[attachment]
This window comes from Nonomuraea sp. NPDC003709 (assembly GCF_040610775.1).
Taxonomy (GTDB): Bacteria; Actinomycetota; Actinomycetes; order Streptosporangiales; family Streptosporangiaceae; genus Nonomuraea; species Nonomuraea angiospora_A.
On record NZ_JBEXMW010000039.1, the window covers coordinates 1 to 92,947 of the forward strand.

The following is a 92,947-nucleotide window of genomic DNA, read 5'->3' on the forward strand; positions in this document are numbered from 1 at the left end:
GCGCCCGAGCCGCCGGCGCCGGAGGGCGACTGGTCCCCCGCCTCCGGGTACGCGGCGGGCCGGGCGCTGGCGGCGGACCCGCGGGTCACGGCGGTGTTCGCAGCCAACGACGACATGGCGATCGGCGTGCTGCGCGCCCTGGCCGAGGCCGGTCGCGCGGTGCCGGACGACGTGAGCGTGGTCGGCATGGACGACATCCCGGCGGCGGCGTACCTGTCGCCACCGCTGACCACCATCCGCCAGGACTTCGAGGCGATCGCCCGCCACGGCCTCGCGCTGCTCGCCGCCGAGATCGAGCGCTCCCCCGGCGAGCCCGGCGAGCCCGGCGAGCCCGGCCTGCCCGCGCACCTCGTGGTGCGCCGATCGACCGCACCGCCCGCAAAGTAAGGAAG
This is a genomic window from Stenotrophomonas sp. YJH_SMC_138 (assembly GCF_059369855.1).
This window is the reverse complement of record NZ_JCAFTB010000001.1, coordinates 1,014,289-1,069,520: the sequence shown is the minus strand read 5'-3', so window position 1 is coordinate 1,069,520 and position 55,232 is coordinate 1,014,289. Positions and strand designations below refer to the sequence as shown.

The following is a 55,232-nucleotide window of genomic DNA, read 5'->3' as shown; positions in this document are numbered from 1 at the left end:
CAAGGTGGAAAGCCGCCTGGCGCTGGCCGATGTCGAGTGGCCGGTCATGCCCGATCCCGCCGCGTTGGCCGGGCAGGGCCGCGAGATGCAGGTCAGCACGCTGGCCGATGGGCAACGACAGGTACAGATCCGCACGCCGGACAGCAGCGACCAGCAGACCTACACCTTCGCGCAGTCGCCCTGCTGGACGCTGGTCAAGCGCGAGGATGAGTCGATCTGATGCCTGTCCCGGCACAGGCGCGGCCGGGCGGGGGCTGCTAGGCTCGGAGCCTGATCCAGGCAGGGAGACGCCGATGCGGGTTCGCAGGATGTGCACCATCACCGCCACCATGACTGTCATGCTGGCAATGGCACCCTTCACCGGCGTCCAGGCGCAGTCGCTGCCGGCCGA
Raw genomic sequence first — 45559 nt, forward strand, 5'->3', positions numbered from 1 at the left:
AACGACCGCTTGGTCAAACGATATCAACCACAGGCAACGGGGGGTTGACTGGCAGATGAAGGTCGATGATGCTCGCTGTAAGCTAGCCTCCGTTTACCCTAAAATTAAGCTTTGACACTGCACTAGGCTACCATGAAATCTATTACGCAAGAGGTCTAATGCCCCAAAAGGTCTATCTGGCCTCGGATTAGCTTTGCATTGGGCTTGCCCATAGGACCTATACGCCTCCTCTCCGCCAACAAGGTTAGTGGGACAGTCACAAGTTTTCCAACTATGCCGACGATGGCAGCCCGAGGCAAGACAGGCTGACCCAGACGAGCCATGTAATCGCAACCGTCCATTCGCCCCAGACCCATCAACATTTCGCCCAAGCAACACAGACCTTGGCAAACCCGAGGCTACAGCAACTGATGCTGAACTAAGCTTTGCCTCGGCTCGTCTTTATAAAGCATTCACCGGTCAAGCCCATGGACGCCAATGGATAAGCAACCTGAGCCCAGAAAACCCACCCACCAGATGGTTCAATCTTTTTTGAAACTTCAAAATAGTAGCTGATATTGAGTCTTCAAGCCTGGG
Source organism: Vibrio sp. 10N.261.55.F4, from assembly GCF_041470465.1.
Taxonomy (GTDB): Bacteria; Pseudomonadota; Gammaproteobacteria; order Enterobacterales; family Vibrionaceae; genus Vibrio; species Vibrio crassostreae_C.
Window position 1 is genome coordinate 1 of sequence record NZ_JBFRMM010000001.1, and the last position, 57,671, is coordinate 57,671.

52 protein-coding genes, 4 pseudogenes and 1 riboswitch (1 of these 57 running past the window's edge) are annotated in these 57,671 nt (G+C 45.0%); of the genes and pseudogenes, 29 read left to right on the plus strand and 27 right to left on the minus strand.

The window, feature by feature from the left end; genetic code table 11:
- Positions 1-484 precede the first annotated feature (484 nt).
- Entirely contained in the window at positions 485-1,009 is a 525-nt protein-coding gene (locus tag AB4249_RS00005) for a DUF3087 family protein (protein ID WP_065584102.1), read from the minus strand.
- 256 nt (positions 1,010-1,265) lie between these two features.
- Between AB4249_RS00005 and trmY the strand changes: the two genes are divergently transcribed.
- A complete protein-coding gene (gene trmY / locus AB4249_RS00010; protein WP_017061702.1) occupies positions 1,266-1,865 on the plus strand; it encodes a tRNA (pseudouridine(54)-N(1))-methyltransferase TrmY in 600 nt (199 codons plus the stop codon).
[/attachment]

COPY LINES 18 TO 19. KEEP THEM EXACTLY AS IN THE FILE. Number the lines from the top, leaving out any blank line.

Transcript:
- Entirely contained in the window at positions 485-1,009 is a 525-nt protein-coding gene (locus tag AB4249_RS00005) for a DUF3087 family protein (protein ID WP_065584102.1), read from the minus strand.
- 256 nt (positions 1,010-1,265) lie between these two features.